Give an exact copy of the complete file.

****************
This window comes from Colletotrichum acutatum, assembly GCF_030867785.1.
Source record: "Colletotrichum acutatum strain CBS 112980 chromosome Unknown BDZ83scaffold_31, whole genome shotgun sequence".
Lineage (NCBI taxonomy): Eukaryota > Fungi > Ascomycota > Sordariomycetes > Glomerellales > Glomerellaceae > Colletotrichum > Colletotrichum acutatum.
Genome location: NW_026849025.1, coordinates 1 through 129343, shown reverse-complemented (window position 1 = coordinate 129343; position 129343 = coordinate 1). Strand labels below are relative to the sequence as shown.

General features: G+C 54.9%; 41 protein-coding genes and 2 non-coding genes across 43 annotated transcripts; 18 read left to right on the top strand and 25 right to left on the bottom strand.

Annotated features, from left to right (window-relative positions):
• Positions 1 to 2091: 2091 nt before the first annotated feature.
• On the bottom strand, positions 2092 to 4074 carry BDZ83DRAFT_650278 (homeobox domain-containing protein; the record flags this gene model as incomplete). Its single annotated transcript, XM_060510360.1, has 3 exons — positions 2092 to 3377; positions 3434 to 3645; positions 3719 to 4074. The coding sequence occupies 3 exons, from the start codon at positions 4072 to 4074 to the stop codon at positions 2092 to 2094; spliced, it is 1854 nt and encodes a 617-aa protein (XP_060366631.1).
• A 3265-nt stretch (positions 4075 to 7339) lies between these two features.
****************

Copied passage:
This window comes from Colletotrichum acutatum, assembly GCF_030867785.1.
Source record: "Colletotrichum acutatum strain CBS 112980 chromosome Unknown BDZ83scaffold_31, whole genome shotgun sequence".
Lineage (NCBI taxonomy): Eukaryota > Fungi > Ascomycota > Sordariomycetes > Glomerellales > Glomerellaceae > Colletotrichum > Colletotrichum acutatum.
Genome location: NW_026849025.1, coordinates 1 through 129343, shown reverse-complemented (window position 1 = coordinate 129343; position 129343 = coordinate 1). Strand labels below are relative to the sequence as shown.

General features: G+C 54.9%; 41 protein-coding genes and 2 non-coding genes across 43 annotated transcripts; 18 read left to right on the top strand and 25 right to left on the bottom strand.

Annotated features, from left to right (window-relative positions):
• Positions 1 to 2091: 2091 nt before the first annotated feature.
• On the bottom strand, positions 2092 to 4074 carry BDZ83DRAFT_650278 (homeobox domain-containing protein; the record flags this gene model as incomplete). Its single annotated transcript, XM_060510360.1, has 3 exons — positions 2092 to 3377; positions 3434 to 3645; positions 3719 to 4074. The coding sequence occupies 3 exons, from the start codon at positions 4072 to 4074 to the stop codon at positions 2092 to 2094; spliced, it is 1854 nt and encodes a 617-aa protein (XP_060366631.1).
• A 3265-nt stretch (positions 4075 to 7339) lies between these two features.